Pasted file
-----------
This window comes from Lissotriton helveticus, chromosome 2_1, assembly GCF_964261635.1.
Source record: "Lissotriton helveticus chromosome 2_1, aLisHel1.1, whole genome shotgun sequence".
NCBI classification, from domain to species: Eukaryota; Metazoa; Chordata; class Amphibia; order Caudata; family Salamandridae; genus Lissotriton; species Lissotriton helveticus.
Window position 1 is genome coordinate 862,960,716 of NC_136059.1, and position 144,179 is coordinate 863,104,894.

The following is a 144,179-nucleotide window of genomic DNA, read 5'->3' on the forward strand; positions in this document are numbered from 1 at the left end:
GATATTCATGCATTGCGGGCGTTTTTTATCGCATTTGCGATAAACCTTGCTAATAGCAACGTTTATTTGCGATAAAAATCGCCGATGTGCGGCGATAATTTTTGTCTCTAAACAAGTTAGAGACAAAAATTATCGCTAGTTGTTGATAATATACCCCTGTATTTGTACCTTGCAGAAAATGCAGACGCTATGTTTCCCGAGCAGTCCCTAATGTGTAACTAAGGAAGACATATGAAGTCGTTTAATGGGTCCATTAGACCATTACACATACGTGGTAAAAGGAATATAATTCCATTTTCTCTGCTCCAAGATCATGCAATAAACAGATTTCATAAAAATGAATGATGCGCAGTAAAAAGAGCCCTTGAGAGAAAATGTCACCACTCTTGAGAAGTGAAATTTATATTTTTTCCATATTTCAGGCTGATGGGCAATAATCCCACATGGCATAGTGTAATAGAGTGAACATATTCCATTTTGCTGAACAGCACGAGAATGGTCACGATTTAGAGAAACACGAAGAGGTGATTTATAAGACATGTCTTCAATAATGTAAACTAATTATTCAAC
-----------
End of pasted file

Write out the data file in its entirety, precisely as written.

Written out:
This window comes from Lissotriton helveticus, chromosome 2_1, assembly GCF_964261635.1.
Source record: "Lissotriton helveticus chromosome 2_1, aLisHel1.1, whole genome shotgun sequence".
NCBI classification, from domain to species: Eukaryota; Metazoa; Chordata; class Amphibia; order Caudata; family Salamandridae; genus Lissotriton; species Lissotriton helveticus.
Window position 1 is genome coordinate 862,960,716 of NC_136059.1, and position 144,179 is coordinate 863,104,894.

The following is a 144,179-nucleotide window of genomic DNA, read 5'->3' on the forward strand; positions in this document are numbered from 1 at the left end:
GATATTCATGCATTGCGGGCGTTTTTTATCGCATTTGCGATAAACCTTGCTAATAGCAACGTTTATTTGCGATAAAAATCGCCGATGTGCGGCGATAATTTTTGTCTCTAAACAAGTTAGAGACAAAAATTATCGCTAGTTGTTGATAATATACCCCTGTATTTGTACCTTGCAGAAAATGCAGACGCTATGTTTCCCGAGCAGTCCCTAATGTGTAACTAAGGAAGACATATGAAGTCGTTTAATGGGTCCATTAGACCATTACACATACGTGGTAAAAGGAATATAATTCCATTTTCTCTGCTCCAAGATCATGCAATAAACAGATTTCATAAAAATGAATGATGCGCAGTAAAAAGAGCCCTTGAGAGAAAATGTCACCACTCTTGAGAAGTGAAATTTATATTTTTTCCATATTTCAGGCTGATGGGCAATAATCCCACATGGCATAGTGTAATAGAGTGAACATATTCCATTTTGCTGAACAGCACGAGAATGGTCACGATTTAGAGAAACACGAAGAGGTGATTTATAAGACATGTCTTCAATAATGTAAACTAATTATTCAAC